I have a bit of a different take on desensitizing rabbits and other prey animals, based on experience training our llama (under the tutelage of an expert, whose techniques come from horse training) and working with our own rabbit, Amelia. The basic idea is not to completely shield your rabbit from normal everyday experiences that scare him/her. Rather, it is to repeatedly, gradually, humanely expose the bunny to experiences that frighten him/her, while the bunny is in a safe place.
NOTE: Don't over vocalize with "It's OK, it's OK," because the rabbit will pick up on any tension in your voice. If possible, use your calm body language rather than your words to soothe the rabbit. Of course, if you are teaching a trick (like standing up for pellets), use your training word consistently.
Here are several examples:
Example 1: Rabbit is afraid of being transported. Put the carrier in the room, with a litterbox, hay, and some pellet treats inside. Let rabbit explore, go inside, have door closed, have door opened. Relax. Progress to picking up the carrier while animal is inside. Return carrier to room and open. Eventually, progress to putting carrier in car, returning. Driving around the block, returning. Driving to the vet (no exam), and returning. You get the idea.
In other words, break the scary experience into very small steps that help animal realize each step is safe and, therefore, the "big step" is also safe.
(In horse/llama halter training, we start by having the halter hang around the animal's living area until it's no big deal. Then we move the halter close to the animal's head, and back away. Then close to the nose and away. This progresses until the halter goes on the face without any scared response. We do similar activities with noisy objects such as empty soda cans in a bag, things touching their legs, and many more activities.)
Example 2: Scary sounds. Amelia was terrified of even the tiniest sounds, such as a nose sniff or a door opening. She would literally flip out, as Mary's rabbit has done. The solution involved two people and the rabbit. Person #1 sits with the rabbit in an enclosed area, calmly petting and not paying attention to Person #2. Person #2 performs the "scary" act while Person #1 remains calm and makes it clear to the rabbit using body language and petting that this is NO BIG DEAL. Over time and repeated exposure in small doses, bunny learns the situation is not scary any more. The key is for Person #1 NOT to react, stay calm, and either distract or soothe the bunny while Person #2 takes care of making the noise.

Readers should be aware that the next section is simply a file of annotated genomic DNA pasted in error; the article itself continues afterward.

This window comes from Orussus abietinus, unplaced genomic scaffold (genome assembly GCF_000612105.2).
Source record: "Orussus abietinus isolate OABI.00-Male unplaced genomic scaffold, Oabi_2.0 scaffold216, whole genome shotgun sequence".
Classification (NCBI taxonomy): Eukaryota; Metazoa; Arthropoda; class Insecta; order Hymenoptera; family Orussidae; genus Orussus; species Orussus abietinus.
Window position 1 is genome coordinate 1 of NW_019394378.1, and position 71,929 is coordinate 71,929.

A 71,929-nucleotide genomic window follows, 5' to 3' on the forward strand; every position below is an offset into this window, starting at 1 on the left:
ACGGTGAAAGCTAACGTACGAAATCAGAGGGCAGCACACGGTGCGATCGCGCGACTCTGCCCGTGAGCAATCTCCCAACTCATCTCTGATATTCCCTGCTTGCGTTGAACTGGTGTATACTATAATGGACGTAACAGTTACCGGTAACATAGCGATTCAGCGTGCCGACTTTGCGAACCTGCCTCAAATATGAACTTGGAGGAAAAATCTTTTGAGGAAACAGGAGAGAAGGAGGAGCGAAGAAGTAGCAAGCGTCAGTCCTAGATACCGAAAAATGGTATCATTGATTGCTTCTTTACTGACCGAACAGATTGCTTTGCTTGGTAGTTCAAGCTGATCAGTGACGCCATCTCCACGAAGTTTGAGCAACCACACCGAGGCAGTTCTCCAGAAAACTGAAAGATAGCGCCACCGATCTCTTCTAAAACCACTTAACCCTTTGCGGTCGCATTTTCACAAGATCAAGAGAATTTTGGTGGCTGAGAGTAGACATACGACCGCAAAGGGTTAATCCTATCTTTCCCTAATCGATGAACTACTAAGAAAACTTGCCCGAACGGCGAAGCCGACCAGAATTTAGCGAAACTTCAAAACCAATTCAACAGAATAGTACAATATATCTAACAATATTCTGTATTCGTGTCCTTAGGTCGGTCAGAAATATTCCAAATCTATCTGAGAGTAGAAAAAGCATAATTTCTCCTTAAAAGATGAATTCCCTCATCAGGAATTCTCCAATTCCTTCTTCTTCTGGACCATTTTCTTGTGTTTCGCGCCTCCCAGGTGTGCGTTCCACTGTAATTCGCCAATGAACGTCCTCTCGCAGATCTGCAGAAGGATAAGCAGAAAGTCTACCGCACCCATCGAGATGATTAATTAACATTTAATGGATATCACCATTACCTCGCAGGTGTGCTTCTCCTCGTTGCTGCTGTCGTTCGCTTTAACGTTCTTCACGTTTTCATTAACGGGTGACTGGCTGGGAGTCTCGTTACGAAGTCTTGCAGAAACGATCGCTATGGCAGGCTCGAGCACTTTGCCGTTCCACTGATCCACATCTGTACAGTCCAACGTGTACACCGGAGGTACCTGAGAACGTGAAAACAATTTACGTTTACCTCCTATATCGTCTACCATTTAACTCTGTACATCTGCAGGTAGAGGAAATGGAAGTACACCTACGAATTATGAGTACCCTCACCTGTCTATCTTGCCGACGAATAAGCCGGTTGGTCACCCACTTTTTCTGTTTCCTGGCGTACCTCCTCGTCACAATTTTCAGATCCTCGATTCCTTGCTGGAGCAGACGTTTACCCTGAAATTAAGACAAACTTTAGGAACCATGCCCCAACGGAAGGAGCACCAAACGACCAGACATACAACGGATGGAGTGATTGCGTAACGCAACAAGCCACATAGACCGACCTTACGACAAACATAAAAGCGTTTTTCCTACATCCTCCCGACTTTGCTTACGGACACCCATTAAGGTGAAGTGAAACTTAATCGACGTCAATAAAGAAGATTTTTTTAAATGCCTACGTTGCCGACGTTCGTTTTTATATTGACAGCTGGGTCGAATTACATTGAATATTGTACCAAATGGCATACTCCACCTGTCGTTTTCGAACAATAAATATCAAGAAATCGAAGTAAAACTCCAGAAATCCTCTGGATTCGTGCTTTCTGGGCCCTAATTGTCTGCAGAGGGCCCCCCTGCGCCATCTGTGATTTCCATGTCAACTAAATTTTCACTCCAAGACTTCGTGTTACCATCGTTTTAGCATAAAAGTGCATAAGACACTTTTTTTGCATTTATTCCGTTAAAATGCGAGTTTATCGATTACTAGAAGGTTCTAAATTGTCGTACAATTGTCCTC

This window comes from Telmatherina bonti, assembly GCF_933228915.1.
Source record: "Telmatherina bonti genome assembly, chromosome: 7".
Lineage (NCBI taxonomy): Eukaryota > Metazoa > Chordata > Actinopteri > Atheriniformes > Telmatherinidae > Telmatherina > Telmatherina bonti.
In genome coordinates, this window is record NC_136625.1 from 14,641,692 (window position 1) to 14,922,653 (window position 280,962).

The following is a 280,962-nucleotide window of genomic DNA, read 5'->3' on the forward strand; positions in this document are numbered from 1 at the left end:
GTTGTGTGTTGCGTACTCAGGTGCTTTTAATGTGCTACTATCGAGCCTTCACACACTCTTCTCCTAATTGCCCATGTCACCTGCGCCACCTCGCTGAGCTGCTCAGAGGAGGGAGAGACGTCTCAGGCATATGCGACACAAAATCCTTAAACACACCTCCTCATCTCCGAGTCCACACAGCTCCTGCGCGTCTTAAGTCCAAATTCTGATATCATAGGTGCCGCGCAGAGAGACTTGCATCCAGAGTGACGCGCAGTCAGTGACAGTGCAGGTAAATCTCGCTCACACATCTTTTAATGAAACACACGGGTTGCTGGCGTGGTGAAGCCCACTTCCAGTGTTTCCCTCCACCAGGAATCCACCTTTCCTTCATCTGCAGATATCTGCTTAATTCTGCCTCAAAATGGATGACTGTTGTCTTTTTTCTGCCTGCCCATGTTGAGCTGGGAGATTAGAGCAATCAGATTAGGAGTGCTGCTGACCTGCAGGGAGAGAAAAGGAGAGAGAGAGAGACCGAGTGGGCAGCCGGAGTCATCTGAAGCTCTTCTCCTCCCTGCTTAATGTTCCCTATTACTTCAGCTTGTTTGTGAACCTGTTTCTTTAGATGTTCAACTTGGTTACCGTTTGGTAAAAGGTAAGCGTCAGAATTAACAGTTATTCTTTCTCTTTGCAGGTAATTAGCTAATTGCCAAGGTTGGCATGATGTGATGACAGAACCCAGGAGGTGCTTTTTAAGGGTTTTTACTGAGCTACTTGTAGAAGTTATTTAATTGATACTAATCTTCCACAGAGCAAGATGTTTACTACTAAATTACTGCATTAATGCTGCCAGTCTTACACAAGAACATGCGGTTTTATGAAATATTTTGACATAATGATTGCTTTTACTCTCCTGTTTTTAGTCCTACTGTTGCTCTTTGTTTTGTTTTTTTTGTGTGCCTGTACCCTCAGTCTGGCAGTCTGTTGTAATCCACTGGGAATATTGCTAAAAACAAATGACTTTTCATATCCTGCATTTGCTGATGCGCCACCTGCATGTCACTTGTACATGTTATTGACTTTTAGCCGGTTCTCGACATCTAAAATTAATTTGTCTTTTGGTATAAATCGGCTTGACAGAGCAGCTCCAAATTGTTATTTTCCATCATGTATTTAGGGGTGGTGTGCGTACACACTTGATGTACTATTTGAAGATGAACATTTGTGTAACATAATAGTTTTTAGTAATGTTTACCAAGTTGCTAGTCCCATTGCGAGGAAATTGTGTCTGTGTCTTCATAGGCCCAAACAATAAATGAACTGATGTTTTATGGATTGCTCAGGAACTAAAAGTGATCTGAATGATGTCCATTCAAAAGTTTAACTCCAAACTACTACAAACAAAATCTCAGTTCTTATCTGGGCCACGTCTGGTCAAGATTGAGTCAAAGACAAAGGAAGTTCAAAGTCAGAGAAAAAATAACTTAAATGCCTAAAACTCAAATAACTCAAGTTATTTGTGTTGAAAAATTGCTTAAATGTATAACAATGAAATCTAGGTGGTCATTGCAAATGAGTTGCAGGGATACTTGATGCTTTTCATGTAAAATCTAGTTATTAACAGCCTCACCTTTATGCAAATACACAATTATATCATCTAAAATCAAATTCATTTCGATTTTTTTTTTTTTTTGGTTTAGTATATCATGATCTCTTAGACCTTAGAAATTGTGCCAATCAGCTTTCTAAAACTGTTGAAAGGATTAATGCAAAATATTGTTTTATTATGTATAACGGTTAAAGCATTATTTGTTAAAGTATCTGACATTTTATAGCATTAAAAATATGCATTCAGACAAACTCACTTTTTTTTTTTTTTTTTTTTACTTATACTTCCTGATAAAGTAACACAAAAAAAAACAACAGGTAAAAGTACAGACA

Example 3: Picking up the rabbit. Start in a small, enclosed area such as an ex-pen or a bathroom. Be sure the rabbit is comfortable with you sitting calmly in the area and can accept petting or touching before you start this. Lift the rabbit just an inch or so from the ground (in a safe, fully supported position) and put him/her down again WHEN THE RABBIT IS CALM; let the rabbit relax fully before trying again. Be calm and matter of fact. Do not talk to the rabbit other than to use a training word such as "pick up." Repeat the process, gradually lifting a bit higher each time. Do this in several sessions over a period of time.
The KEY: Rather than avoiding the scary issues altogether (unless they truly are unsafe), address them head-on, but in a gradual way that helps the rabbit understand he/she is safe. Be patient. Take your time. Break everything into small steps. Stay calm. Transmit that calm to your rabbit. Keep your voice quiet or very low.
Over time, your rabbit will learn he/she is safe, and these "scary" activities are not to be feared. Eventually, vacuum cleaners, doors slamming; human sneezes, coughs, sniffles; cleaning in the area; being picked up; etc. will be much less scary (if scary at all). Of course, a NEW and slightly different situation might cause alarm, but then you just start back at square 1 with THAT issue and work it piece by piece.
I hope this is helpful. These desensitization techniques have worked well for us and for many prey animals we've worked with.